23. I read some positive reviews on this book, so when I saw it at the library, I picked it up and read the inside front cover. A mystery AND WWII -what more could I ask for? Apparently, a lot more.It didn't start well. The first two paragraphs are probably there to indicate setting, but they seemed overdone to me. Then the fourth paragraph focuses on a fat boy and I couldn't help questioning how a child in the 5th year of the war could be fat. I soldiered on through dense writing until page 5 where [...]

    24. This is the first book in the Inspector Troy series, written in 1995. I looked for this book because I believe there is a cross-over to another series of historical and mystery fiction based around the second world war with many players,countries and politics involved (primarily Russia/communists; Germany Nazis, Jew, non-Nazi Germans; Britain, including communists). I thought the cross-over/link was to a lesser character in one of David Downing's later John Russell "station" books(to the America [...]

    25. John Lawton's Inspector Troy novels seem to be racier versions of Alan Furst's suspense-filled explorations of the lives of spies in Eastern Europe before the Second World War (only Lawton's universe is a bit more chequered than Furst's so the bad guys are often - at least nominally - on the Allied side.) Black Out involves the discovery of a body in a bombed-out site in wartime London which leads to a tale of international intrigue, atomic spying and Troy's ending up in bed with at least two wo [...]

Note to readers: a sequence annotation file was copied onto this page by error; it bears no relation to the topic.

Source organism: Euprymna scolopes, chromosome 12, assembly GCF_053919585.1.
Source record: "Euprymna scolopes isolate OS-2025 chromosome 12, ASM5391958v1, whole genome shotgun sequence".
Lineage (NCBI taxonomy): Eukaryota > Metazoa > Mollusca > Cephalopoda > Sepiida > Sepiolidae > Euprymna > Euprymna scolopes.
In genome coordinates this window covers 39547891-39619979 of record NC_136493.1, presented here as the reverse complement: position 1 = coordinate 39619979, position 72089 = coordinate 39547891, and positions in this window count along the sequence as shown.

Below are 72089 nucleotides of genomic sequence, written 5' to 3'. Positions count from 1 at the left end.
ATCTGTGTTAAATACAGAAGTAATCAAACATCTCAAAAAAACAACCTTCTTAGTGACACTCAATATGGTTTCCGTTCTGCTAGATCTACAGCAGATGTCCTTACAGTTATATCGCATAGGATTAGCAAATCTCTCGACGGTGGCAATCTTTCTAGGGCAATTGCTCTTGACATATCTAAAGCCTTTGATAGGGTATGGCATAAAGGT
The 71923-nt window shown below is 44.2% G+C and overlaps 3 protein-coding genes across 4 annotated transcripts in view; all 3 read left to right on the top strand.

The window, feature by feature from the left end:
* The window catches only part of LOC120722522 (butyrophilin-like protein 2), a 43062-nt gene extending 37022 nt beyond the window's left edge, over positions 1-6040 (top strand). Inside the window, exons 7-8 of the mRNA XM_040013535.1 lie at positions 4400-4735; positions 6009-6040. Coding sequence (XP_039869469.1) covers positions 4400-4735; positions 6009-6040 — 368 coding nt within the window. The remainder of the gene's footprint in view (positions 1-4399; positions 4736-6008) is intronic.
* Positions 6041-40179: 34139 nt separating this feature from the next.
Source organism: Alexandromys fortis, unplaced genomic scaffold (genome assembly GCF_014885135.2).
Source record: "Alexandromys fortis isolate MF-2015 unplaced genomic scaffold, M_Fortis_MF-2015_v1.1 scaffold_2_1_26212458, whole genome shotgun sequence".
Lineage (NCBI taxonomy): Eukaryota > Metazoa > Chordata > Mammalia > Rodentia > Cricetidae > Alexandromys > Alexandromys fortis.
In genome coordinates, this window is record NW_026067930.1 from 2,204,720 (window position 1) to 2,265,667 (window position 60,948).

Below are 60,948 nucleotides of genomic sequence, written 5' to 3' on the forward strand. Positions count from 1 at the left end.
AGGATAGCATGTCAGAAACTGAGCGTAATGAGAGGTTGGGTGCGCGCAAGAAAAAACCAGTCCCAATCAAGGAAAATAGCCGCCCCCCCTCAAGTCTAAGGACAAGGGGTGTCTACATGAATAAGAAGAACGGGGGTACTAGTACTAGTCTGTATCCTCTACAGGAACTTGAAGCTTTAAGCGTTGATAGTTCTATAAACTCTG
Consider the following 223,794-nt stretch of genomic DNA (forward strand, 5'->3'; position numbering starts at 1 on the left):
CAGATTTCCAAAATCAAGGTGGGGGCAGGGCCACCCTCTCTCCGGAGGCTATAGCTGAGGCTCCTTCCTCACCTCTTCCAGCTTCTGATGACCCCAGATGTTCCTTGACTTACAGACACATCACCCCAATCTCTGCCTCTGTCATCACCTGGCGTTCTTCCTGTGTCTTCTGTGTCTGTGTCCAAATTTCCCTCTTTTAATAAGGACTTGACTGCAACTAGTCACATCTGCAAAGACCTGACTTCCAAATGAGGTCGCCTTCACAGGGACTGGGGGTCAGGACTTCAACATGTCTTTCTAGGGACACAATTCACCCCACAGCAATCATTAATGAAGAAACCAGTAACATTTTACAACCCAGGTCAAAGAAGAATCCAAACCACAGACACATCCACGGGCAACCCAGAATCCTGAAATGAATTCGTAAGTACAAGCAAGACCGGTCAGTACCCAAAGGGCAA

26. This is a combination thriller/whodunit. I give it a high rating, but with these cautions:You must be willing to suspend your belief and set aside some or all of what you already "know" about London during WWII.You may never be able to make a strong identification with Police Sergeant Frederick Troy.You must not mind that Troy has more lives than a Manx Cat.You have to have a tolerance for a high ratio of British style vs. substance.You will not be able to figure this one out or follow some of t [...]

    27. In general an interesting WWII mystery set primarily in London in 1944 and featuring Sergeant Troy, a very determined police officer of Russian parents for whom the quest of justice is most important. There is an arm found in a bombed out building and this connects to several other murders with an American major as a prime suspect. Despite Troy's rather misanthropic ways he has time to have sex (a lot) with two of the suspects. The novel is longer than it needs to be and has a sort of coda set i [...]

    28. Very different from the Maisie Dobbs series. Lawton doesn't spoon feed you the history or dated references. I prefer this style but was often confused. I learned about the white feather from Winspears' Birds of a Feather, but it was mentioned without an explanation here. Unhappy single male detective. Now that I've started reading the Kurt Wallander series right after this, I'm not sure I really want to spend more time with this character type. I guess Maisie was the unhappy single female detect [...]

    29. Very odd book. First half seemed pointless; second half rushed. Characters were flat, until the last quarter (or so) of the book. Unlike other reviewers, I didn't find the male-female relations unconvincing -- for plot reasons I won't mention -- but over-the-top descriptively. I'm prepared to believe the author improved, and will try one later in the series.